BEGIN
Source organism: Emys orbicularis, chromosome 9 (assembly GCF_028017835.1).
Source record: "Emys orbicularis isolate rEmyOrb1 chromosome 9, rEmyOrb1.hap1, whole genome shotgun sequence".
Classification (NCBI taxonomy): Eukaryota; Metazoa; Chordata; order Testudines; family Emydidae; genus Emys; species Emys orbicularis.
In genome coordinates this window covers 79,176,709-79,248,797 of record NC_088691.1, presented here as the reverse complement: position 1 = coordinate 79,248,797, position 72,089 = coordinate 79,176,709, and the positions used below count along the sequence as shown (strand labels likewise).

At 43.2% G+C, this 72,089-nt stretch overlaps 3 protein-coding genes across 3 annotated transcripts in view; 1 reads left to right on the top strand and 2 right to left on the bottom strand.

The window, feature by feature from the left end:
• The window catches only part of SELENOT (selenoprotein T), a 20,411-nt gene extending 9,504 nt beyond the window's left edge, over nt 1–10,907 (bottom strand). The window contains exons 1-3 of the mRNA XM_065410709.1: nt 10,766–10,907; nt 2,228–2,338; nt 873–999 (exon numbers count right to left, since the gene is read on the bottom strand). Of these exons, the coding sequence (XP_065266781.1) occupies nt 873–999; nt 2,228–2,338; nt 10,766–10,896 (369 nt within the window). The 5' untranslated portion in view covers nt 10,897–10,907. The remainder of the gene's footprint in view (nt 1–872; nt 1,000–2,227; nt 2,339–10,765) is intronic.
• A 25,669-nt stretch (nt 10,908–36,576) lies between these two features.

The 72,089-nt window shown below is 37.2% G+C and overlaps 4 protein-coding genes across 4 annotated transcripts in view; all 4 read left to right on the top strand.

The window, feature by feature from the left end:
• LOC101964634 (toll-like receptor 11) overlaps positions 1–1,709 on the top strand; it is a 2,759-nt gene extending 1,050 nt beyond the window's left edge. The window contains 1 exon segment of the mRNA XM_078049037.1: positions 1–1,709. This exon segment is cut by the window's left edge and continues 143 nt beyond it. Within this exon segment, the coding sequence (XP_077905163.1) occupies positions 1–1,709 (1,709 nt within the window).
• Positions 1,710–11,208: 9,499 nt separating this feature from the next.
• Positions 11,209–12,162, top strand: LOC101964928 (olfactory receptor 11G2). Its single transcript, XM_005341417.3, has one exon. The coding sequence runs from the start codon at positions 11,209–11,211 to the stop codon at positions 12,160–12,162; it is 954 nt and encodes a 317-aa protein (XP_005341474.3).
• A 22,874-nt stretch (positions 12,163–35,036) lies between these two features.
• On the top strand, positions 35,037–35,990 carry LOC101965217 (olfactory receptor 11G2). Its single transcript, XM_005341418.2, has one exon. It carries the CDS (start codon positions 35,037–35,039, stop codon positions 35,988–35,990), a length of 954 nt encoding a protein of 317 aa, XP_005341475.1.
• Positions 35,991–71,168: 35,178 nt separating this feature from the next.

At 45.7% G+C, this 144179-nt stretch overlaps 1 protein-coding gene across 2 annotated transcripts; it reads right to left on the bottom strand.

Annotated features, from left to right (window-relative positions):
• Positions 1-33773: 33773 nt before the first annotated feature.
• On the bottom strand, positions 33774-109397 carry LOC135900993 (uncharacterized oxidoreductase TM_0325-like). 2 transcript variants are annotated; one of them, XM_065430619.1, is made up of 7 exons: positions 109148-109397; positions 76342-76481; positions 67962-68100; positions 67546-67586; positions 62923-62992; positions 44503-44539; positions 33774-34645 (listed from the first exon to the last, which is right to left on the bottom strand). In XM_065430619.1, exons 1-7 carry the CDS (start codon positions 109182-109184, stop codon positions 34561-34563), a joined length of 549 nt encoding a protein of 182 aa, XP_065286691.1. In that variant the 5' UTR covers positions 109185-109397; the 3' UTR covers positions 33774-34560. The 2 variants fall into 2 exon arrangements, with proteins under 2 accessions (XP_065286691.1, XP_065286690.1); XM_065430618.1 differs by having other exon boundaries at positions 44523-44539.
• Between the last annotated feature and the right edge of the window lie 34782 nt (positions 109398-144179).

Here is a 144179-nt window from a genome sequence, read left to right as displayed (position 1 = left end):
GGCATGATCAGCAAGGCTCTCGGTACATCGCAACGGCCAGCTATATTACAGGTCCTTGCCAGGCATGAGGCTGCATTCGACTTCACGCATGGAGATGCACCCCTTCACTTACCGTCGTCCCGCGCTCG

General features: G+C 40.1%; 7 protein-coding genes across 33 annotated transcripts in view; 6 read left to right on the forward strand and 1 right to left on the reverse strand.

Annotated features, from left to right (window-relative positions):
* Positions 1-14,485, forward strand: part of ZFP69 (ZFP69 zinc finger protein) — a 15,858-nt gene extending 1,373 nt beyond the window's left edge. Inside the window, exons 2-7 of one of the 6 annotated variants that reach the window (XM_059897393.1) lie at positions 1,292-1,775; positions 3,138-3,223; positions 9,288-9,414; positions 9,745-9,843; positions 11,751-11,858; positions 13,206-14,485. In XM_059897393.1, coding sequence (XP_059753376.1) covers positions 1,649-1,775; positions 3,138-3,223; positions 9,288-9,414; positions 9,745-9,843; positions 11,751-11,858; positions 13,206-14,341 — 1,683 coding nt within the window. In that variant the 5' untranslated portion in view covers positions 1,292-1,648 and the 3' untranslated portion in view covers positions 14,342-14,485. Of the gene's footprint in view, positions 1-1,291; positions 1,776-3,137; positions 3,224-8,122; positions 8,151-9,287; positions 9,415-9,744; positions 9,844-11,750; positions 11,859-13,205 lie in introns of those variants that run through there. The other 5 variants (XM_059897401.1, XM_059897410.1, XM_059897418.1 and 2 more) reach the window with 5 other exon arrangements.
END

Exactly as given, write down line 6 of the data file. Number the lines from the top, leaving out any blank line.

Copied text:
The window, feature by feature from the left end: